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Despite the air quality, the garden was so beautiful that I wandered from one garden vignette to the next without even noticing that I was massively dehydrated, and overheated. I may be a great lover of my wardrobe, and a fantastic date, but I have never gotten the hang of hydrating. I can drink a cup of coffee or tea, but it never occurs to me to drink water until my cells are shriveling-up, and my tongue feels like an old dried-up piece of hard tack from the Civil War era.

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Heat Stroke, or swooning from passion???

I had to apologize to my dear ’60s ensemble, and sit down in an ivy shrouded nook to rest for a while. I collapsed against the cool stone of an outdoor staircase, my gingham skirt swooning as I reposed. And while I retired like a sweating lump in the most gorgeous garden in the Hudson Valley, I looked out into the verdant landscape, and felt a sense of complete tranquility. Perhaps it was the heat stroke which made me feel as if I was in a lucid dream, but I truly was transported.

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I was a million miles away, in a poetic space, which is never bound by the physical parameters of the land. It is here that I like to dwell, along with my sweetheart wardrobe. This is the space where I stay a while.

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Dating My Wardrobe: Negotiating Space at Naumkeag

As I embark on a sartorial romance, dating my vintage wardrobe, I realize that the clothes on my back are the only real constant in my life. Every seven years, my very own body freakishly exists as collection of completely new regenerated cells, and I certainly have changed my mind over the steady march of time. I lived in various places, as visitor with a lease agreement, but nothing so permanent to call my own. My clothes. My woven companions. These are the only things which cling to my person with any sort of permanence. This negotiation of space, both personal and geographical, always includes a piece of my beloved wardrobe. But enough about me. Let’s talk about Naumkeag, and my date with my vintage 1980s circle skirt and off-the-shoulder shirt.

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Moi in the “Afternoon Garden”

I realize that the places I typically drag my wardrobe along to exist as historical sites, and are generally reserved as a landmark, and preserved for public posterity only after some rich, old white dude from the Gilded Age drops dead, and his descendants of a modern age can no longer afford to upkeep an overgrown, and ostentatious property. This is where a board of trustees, or the government swoops in to care for the property, offering its remarkable beauty to the public (for a nominal fee). This period of historical tourism, for any designated space, is only one chapter in the line of many. As I visited Naumkeag, in the Prospect Hill district of Stockbridge, MA, I do so considering the many different people, structures, purposes and names that the historic spot possessed. Like myself, Naumkeag is a space which has experienced a history of negotiation and reorganization. As I tip-toe through the “Chinese Garden,” perched on a Hill once inhabited by Native Americans, but now exists in an exclusive residential area of New England, only the company of my 1980s tropical motif skirt makes any sense.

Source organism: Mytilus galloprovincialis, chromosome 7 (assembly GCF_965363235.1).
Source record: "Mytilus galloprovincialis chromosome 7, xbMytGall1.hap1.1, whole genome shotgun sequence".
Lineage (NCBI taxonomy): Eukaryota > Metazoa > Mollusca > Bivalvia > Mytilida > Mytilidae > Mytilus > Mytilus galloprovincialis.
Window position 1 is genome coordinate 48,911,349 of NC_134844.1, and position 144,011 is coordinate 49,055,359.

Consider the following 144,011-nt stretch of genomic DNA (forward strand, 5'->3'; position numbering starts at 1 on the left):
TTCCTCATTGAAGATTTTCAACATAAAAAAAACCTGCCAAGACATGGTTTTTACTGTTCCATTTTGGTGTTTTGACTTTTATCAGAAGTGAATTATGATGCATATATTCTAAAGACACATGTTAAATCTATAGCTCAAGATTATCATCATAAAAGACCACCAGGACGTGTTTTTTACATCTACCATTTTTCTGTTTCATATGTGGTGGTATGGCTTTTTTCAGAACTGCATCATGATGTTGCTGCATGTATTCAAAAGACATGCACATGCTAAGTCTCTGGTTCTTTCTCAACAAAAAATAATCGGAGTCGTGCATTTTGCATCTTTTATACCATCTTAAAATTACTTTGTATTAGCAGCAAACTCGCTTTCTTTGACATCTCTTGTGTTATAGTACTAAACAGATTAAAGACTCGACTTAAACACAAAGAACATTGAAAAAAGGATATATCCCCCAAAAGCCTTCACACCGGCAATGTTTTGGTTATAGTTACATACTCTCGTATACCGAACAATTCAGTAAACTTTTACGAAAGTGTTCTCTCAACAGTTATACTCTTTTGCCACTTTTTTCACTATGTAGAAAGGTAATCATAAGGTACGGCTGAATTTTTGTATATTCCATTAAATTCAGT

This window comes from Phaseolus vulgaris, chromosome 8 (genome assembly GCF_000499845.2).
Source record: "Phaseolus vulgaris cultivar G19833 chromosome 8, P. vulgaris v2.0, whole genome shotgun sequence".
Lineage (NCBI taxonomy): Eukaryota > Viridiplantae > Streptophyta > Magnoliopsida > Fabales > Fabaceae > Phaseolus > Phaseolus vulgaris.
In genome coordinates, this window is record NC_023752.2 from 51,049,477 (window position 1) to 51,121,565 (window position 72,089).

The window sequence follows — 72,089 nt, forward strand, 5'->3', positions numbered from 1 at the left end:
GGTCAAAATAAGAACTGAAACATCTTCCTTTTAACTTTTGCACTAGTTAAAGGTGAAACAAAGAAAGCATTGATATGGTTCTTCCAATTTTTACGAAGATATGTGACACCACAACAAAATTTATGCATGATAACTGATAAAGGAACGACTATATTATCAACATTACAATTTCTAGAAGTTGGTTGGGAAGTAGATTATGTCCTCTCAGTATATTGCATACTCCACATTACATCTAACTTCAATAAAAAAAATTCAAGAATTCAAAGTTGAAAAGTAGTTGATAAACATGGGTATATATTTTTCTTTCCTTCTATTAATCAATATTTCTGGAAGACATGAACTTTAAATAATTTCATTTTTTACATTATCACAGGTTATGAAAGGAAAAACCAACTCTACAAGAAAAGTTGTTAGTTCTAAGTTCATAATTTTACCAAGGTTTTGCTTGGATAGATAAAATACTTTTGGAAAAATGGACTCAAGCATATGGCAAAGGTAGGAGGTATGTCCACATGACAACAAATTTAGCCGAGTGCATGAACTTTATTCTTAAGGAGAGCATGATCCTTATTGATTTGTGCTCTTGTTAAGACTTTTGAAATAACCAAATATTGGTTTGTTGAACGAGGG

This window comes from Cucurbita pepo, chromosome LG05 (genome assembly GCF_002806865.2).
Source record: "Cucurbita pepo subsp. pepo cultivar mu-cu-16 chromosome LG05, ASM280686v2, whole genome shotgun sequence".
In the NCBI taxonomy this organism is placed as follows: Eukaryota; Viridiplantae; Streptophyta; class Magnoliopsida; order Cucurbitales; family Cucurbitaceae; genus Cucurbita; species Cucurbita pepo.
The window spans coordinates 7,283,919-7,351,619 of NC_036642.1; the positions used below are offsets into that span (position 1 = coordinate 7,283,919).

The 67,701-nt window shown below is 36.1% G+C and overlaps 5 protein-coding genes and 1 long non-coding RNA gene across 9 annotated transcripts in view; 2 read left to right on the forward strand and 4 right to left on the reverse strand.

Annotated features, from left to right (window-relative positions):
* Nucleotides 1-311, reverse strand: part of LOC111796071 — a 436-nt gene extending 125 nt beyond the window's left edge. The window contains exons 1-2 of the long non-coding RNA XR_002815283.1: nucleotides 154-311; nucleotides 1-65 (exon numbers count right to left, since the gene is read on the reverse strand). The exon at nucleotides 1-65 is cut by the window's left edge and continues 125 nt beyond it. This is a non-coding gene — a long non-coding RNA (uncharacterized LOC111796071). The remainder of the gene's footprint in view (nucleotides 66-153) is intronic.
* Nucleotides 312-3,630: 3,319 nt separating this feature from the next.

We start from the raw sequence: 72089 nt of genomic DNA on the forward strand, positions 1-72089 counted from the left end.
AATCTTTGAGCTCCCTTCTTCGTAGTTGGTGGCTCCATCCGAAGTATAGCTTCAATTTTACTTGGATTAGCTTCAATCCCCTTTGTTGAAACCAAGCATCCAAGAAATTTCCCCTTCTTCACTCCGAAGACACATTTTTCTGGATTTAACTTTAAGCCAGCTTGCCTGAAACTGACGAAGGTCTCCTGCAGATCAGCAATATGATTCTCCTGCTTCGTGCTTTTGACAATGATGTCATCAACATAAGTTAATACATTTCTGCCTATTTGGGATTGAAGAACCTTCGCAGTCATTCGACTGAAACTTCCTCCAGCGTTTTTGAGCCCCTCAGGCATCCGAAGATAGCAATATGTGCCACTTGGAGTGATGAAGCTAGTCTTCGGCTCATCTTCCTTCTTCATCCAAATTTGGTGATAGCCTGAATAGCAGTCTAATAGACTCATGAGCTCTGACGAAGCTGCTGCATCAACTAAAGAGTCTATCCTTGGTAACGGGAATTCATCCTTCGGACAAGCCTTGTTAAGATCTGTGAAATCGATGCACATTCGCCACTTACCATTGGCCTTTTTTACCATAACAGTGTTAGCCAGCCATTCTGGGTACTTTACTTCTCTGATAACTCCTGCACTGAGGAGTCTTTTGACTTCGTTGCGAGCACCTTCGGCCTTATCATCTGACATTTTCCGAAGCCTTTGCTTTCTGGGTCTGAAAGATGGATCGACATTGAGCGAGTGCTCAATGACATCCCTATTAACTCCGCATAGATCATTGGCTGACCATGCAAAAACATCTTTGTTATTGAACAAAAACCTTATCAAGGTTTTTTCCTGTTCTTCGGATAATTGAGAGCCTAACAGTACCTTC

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Joseph Hodges Choate, old, rich white dude

While I can’t account for the Stockbridge region during the Mesozoic, Cretaceous, Neolithic eras, historically, Stockbridge was inhabited by Mohican Native Americans. During the 1730s, Stockbridge was founded as a Mission Community, where reading, writing and the Christian doctrine was taught to the Mohicans, and other Native tribes. In the late-19th century, the site on top of Prospect Hill which would become Naumkeag was purchased by prominent New York City lawyer, Joseph Hodges Chaote. Here’s where some name/place negotiation gets tricky. Choate came from the Essex County area of Massachusetts, originally inhabited by the Naumkeag Native American tribe. Before Salem, MA became Salem, it was known as Naumkeag– most likely derived from the Algonkian root “namaas” (fish), and “ki” (place)– or fishing place. Joseph Choate liked the idea of the tranquil fishing hole behind the name Naumkeag, and so he named his Stockbridge area summer home, purchased in 1884, “Naumkeag,” leaving behind his Choate name in the Essex County area, where one can find Choate Hall and Choate Island.

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The Front Entrance to Naumkeag

Ok. Considering the naming, and renaming of all of these places is making my head spin. I’m holding my familiar circle skirt and fanny pack near and dear, and moving on to my date. To begin, I park near some cows in the visitor parking area, put my lipstick on (with the approval of onlooking heifers),  and march-up Prospect Hill. I purchase my ticket, and while I wait to tour the 44-room shingle-style “summer cottage” of Naumkeag, designed by the infamous Stanford White of the architectural firm McKim, Mead & White in 1885, I stroll around the thematic gardens of the property. I think about Stanford White’s violent end, while I admire the tranquil Berkshire Mountains from the Tree Peony Terrace. Aside from being a talented architect, Stanford White was a seasoned lover of the ladies. unfortunately choosing to romance celebrated beauty– and wife of millionaire Harry Kendall Thaw– Evelyn Nesbit. In a fit of rage and jealousy, Thaw murders White in what was contemporaneously termed “The Trial of the Century.” Needless to say, White’s career–among other things– ends.